Everyone thinks that Byron bay is some idyllic paradise.
I saw a funny thing the other day where a young lady from overseas was in Byron on holiday and she bumped into Chris Hemsworth just hanging out with his shirt off…
…As you do.
She was blown away that we have free range Hemsworths just roaming around. That’s the thing with Byron. On the one hand it’s a hippy/surfer community filled with transient travellers. On the other hand it’s becoming a bit of a millionaires playground with movie stats and the super rich buying into the area.
The funny thing is that Byron has the beach on one side and wetlands on two sides.
Because of that topography there is very little scope for Byron to grow. There’s no more land and there’s only so much you can do to increase density… After all no-one wants it to become a high-rise jungle like Surfers Paradise. The locals are VERY clear about that!
It means that as more of the rich and famous buy into the area the price will have no choice but to be forced up.
One cool thing though is that in the industrial area of Byron it means that having vacancies is rare and very short lived. In fact there are people who are converting areas of the industrial area to have some residential.
They’ve been able to pull this off by using an old law about having a “caretakers” residence. It’s kind of a loop hole because the council are not really wanting people to live there…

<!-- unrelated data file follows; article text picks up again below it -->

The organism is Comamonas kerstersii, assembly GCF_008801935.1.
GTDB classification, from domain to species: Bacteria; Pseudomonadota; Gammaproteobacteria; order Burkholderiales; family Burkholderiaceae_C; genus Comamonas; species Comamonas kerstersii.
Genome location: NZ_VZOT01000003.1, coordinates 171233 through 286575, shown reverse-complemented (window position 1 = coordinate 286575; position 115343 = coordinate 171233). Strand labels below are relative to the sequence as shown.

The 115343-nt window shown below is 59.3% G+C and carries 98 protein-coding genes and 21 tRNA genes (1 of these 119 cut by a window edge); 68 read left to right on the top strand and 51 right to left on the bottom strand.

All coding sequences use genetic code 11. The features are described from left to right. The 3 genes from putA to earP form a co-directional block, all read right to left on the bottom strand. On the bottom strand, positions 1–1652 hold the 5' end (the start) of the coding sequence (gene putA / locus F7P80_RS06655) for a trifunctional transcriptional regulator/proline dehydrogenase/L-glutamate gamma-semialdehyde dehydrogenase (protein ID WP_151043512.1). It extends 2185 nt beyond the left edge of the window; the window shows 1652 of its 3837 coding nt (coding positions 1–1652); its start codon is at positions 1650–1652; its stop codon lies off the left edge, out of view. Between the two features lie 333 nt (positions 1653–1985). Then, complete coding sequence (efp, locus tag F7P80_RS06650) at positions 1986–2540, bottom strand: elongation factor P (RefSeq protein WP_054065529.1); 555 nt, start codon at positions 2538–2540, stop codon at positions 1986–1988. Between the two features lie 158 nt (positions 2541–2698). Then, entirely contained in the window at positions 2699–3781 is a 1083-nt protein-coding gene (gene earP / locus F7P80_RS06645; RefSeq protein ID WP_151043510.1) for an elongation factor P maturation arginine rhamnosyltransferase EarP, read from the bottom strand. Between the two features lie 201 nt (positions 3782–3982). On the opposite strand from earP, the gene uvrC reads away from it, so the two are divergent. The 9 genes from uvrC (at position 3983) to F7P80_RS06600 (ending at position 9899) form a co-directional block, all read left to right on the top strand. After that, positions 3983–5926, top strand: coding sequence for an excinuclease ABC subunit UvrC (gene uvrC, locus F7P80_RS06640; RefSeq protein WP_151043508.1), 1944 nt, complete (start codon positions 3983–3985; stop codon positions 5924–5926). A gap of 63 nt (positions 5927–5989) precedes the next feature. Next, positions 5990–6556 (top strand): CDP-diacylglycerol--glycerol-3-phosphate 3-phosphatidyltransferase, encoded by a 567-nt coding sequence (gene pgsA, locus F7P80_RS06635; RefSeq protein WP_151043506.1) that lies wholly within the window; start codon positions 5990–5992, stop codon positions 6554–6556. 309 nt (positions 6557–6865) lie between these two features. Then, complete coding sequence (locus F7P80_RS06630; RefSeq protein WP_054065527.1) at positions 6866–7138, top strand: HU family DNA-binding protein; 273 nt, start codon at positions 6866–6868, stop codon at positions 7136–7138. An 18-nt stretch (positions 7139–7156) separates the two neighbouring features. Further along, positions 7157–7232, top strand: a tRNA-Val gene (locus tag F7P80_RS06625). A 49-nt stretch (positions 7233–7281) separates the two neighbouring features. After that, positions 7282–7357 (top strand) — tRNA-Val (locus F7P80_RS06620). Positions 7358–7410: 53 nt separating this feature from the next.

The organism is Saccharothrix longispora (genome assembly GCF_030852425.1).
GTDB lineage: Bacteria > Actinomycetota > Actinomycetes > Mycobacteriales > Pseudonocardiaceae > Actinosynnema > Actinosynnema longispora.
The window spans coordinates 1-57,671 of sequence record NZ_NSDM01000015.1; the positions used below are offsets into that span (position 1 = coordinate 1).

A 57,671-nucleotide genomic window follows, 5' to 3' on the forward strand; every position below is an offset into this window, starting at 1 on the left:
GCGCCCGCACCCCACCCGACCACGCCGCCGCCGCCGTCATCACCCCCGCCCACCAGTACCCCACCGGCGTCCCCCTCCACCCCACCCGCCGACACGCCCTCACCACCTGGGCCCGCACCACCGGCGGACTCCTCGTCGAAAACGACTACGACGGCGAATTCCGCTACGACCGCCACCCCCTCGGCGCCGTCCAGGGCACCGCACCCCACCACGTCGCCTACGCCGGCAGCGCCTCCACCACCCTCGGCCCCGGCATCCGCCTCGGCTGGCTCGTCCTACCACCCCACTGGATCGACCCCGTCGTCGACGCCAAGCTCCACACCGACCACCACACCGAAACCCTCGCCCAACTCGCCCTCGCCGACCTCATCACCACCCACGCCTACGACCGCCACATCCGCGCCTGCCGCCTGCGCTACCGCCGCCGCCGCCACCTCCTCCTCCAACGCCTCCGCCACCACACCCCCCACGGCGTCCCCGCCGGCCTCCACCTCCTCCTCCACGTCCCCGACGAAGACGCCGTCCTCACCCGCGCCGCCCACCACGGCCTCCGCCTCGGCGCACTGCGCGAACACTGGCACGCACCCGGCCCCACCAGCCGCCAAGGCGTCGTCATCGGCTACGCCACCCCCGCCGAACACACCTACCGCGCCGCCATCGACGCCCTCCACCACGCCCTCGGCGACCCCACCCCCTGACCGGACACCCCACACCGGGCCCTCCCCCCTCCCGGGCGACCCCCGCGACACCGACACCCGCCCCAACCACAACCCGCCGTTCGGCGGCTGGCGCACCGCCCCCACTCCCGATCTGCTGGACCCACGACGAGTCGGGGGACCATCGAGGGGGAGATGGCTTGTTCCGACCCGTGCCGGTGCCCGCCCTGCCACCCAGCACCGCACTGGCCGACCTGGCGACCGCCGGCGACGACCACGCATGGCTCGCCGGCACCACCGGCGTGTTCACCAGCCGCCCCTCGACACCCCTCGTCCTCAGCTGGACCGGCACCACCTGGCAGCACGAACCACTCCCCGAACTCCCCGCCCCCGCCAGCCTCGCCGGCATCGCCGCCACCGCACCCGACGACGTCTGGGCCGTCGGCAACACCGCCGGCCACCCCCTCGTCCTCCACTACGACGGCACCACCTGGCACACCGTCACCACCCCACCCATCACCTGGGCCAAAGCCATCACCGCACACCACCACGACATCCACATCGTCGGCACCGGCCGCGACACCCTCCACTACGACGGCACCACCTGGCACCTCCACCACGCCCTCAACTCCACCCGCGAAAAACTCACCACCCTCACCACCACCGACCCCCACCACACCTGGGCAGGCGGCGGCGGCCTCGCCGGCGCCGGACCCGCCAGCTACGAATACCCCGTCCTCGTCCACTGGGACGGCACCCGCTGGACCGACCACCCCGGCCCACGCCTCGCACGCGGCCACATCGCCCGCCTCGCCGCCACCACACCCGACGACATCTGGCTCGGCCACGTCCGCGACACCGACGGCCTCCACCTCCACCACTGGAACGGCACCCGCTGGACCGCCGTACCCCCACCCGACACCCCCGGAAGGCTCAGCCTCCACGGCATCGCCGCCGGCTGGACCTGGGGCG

Usually industrial and factories are not my thing when it comes to investing in commercial but when it comes to a place like this it’s kind of a captured audience.
If you buy industrial here the can’t just open up more land and start building new industrial estates.
Now this is not unique. There are other areas that have situations like this and other industries and property types that have their own limitations.
Looking for these limitations should form one part of your due diligence.
When you do a SWOT analysis (Strengths Weaknesses Opportunities and Threats) for a business you look for things that could be threats or opportunities to your business.
So when you are investigating a commercial property is serves you to think in the same way.
In our example there are some industrial areas that are on the end of town and bordering rural land. It’s easy for the council to open up that rural land to open up the space for more factories.
In Byron that can’t be done… we’re all out of space.
This is why I’m a fan of retail. Usually retail shopping centres are in the centre of town surrounded by residential. This means that more retail land is not easy to open up. It’s already blocked in by houses.
Retail has other threats however. Large shopping malls can be built which takes business away from smaller traders.
In this case you need to find out if the town or area has plans for these sorts of developments (or if they are even big enough to support it).
It all comes down to supply and demand.
Is there are demand for the type of property you’re looking at and what are the supply levels now and on into the future?
The more your property is to the left of the equilibrium line the more demand there will be for your property.
However the further left you go… the more demand there is and the less supply… the more pressure there is on the local council to find a solution for providing suitable property to fill the demand.
That will increase risk… unless you live in Byron where more is not really possible.
Clearly there’s no hard and fast rule… every property will land somewhere in the graph and it’s up to you to work out where and what that means for you.